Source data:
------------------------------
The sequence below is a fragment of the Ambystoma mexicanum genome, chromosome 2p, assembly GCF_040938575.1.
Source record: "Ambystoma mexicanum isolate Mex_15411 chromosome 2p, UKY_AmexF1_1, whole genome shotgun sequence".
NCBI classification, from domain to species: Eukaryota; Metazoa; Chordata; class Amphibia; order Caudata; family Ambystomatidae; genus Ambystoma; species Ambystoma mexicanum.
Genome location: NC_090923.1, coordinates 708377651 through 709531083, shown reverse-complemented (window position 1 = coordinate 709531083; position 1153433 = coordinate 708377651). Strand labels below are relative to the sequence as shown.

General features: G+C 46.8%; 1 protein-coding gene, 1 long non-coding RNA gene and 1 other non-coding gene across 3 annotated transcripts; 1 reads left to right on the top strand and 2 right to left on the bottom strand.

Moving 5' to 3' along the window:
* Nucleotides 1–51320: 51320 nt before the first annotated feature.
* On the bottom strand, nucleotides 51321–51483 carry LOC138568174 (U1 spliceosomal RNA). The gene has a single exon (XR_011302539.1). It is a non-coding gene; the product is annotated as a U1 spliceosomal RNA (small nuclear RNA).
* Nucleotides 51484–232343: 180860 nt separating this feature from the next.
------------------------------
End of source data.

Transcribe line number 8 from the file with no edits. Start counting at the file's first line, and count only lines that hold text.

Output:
* On the bottom strand, nucleotides 51321–51483 carry LOC138568174 (U1 spliceosomal RNA). The gene has a single exon (XR_011302539.1). It is a non-coding gene; the product is annotated as a U1 spliceosomal RNA (small nuclear RNA).